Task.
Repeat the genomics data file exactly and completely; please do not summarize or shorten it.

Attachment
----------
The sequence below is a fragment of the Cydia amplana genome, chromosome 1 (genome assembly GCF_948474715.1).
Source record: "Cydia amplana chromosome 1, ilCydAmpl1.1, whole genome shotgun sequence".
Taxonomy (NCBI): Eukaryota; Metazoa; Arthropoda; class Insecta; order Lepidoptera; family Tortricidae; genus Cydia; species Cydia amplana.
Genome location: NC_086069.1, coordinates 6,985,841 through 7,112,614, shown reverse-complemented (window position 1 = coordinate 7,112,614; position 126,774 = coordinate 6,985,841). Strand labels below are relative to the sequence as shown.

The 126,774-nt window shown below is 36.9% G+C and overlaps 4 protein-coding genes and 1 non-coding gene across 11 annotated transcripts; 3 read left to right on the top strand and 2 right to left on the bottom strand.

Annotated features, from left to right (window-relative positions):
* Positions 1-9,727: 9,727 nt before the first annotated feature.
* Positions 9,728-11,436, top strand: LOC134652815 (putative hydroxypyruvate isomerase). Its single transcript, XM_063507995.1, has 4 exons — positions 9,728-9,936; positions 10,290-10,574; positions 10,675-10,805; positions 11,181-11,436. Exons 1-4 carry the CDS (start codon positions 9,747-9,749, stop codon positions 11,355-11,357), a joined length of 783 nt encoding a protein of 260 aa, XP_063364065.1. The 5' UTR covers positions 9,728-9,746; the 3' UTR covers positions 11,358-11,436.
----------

The sequence below is a fragment of the Cydia amplana genome, chromosome 1 (genome assembly GCF_948474715.1).
Source record: "Cydia amplana chromosome 1, ilCydAmpl1.1, whole genome shotgun sequence".
Taxonomy (NCBI): Eukaryota; Metazoa; Arthropoda; class Insecta; order Lepidoptera; family Tortricidae; genus Cydia; species Cydia amplana.
Genome location: NC_086069.1, coordinates 6,985,841 through 7,112,614, shown reverse-complemented (window position 1 = coordinate 7,112,614; position 126,774 = coordinate 6,985,841). Strand labels below are relative to the sequence as shown.

The 126,774-nt window shown below is 36.9% G+C and overlaps 4 protein-coding genes and 1 non-coding gene across 11 annotated transcripts; 3 read left to right on the top strand and 2 right to left on the bottom strand.

Annotated features, from left to right (window-relative positions):
* Positions 1-9,727: 9,727 nt before the first annotated feature.
* Positions 9,728-11,436, top strand: LOC134652815 (putative hydroxypyruvate isomerase). Its single transcript, XM_063507995.1, has 4 exons — positions 9,728-9,936; positions 10,290-10,574; positions 10,675-10,805; positions 11,181-11,436. Exons 1-4 carry the CDS (start codon positions 9,747-9,749, stop codon positions 11,355-11,357), a joined length of 783 nt encoding a protein of 260 aa, XP_063364065.1. The 5' UTR covers positions 9,728-9,746; the 3' UTR covers positions 11,358-11,436.